4. Have patience and wait for the cockatiel and the budgie to grow friendly towards each other. Once you think they are ready for physical contact, allow them to meet each other in a neutral space outside their cages.
    5. After a few more out-of-cage meetings, put them in the same cage for a small period. It’s best to use a neutral cage so that neither bird shows territorial behavior.
    6. Repeat this every day and allow the birds to play together and feed under your supervision. However, keep in mind that the two birds have different dietary needs and may face health issues if they eat too much of each other’s food.
    7. Allow the birds to spend more time together and eventually make it permanent.

    The above steps should work, but make sure to keep a close eye on the birds whenever they’re close to each other. 

    Do not put them together unless they seem to be fine with each other’s company.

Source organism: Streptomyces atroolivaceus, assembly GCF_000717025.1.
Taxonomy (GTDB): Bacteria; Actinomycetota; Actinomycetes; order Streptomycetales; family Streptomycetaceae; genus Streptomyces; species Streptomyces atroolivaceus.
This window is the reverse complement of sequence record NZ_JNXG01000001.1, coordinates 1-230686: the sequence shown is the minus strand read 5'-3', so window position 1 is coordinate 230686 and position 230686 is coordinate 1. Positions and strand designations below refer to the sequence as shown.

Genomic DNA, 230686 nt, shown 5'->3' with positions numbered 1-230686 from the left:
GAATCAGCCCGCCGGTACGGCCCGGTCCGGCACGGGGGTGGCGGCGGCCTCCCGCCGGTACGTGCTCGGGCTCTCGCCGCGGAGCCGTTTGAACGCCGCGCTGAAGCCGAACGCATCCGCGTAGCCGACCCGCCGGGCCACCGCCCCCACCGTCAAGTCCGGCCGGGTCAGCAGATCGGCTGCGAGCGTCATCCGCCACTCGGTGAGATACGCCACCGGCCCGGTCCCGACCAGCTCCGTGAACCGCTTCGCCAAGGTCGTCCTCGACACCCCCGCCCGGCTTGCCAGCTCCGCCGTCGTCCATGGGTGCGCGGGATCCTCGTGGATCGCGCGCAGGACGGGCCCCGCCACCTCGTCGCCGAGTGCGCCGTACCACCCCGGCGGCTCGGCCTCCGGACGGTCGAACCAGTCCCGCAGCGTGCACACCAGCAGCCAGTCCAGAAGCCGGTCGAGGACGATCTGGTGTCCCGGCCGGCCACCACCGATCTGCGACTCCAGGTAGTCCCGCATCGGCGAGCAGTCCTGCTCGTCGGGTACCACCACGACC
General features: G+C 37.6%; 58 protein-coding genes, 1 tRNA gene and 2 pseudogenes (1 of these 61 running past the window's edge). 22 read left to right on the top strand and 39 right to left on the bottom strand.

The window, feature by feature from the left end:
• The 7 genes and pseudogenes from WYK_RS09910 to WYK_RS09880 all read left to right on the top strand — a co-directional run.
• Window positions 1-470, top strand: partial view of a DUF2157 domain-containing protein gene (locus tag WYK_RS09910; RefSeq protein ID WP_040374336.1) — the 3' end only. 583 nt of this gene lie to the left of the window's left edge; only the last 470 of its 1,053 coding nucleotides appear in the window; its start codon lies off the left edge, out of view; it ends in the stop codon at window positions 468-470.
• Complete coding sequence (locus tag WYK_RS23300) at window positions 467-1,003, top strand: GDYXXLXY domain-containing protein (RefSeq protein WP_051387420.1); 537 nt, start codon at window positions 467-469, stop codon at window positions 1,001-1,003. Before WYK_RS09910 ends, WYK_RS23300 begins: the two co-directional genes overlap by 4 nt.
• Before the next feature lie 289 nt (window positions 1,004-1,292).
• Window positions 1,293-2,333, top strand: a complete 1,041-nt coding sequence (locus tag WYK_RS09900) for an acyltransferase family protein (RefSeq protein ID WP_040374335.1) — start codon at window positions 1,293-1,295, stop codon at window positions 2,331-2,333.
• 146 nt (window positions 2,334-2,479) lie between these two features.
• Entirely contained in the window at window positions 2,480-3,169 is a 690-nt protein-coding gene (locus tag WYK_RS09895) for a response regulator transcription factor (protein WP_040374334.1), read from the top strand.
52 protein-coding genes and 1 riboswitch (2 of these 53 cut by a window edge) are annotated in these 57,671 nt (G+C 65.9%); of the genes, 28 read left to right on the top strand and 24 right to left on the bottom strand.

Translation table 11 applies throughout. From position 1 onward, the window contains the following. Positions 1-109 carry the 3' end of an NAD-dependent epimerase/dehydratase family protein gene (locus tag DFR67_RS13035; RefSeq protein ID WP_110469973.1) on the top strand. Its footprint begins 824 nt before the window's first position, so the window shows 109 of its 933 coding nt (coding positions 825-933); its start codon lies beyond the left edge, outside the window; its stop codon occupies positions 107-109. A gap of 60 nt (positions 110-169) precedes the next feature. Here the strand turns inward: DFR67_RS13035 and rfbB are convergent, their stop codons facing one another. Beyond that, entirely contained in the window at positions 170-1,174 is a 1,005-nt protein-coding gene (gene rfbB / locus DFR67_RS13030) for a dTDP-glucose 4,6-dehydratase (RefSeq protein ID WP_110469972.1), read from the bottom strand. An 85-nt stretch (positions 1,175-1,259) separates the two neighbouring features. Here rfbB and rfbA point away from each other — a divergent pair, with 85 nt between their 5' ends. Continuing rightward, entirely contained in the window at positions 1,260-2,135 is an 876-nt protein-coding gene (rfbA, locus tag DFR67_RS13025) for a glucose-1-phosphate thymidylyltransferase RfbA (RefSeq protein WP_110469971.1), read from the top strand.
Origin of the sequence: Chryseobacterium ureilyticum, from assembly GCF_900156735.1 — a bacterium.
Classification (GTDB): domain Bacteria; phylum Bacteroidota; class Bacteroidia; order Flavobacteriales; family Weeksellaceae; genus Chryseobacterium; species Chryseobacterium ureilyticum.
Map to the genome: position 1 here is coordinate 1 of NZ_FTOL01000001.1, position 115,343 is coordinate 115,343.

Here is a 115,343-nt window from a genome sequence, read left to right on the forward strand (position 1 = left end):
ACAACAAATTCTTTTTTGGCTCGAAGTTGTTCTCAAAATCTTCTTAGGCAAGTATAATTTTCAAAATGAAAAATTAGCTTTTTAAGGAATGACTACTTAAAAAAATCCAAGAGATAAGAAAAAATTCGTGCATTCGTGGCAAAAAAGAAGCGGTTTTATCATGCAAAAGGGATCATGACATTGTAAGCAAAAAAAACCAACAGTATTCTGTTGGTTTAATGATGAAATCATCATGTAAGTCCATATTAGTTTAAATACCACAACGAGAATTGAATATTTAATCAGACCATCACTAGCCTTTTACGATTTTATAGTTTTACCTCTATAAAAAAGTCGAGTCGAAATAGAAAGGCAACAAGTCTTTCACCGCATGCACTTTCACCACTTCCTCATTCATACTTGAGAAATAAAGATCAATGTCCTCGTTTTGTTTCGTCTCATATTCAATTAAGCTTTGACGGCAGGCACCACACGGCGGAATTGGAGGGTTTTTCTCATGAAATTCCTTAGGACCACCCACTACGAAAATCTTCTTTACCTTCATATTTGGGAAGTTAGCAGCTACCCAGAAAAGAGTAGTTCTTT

Can Cockatiels and Parakeets Be in the Same Cage?

    In an outdoor aviary, it’s quite common for different bird species to live together as there’s plenty of space, i.e., fewer chances of territorial fights. 

    Before keeping the cockatiels and parakeets in the same cage, there are a few things you should consider.

    Cage size

    This is particularly important – you need a much larger cage than usual if you plan to keep a cockatiel and a budgie in the same cage. 

    Regular-sized cages aren’t sufficient, as the two species would need separate food dishes and adequate personal space. 

    If you are keeping the two birds together, I would suggest a cage of at least 40 x 40 x 40 inches, if not more.

    Unless there’s plenty of space, it might get too cramped, and the two birds might end up fighting.

    Use a largesized cage with half inch bar spacing to keep the two birds together

    Cage type

    Due to their physical differences, cockatiels and budgies need slightly different types of cages. 

    As the former has a larger wingspan, they require a roomier cage to be able to play and move around comfortably. 

    While cockatiels are fine with a cage bar spacing between half an inch to five-eighth of an inch, a parakeet’s cage requires bar spacing of at least half an inch.

    FREE Parrot Training!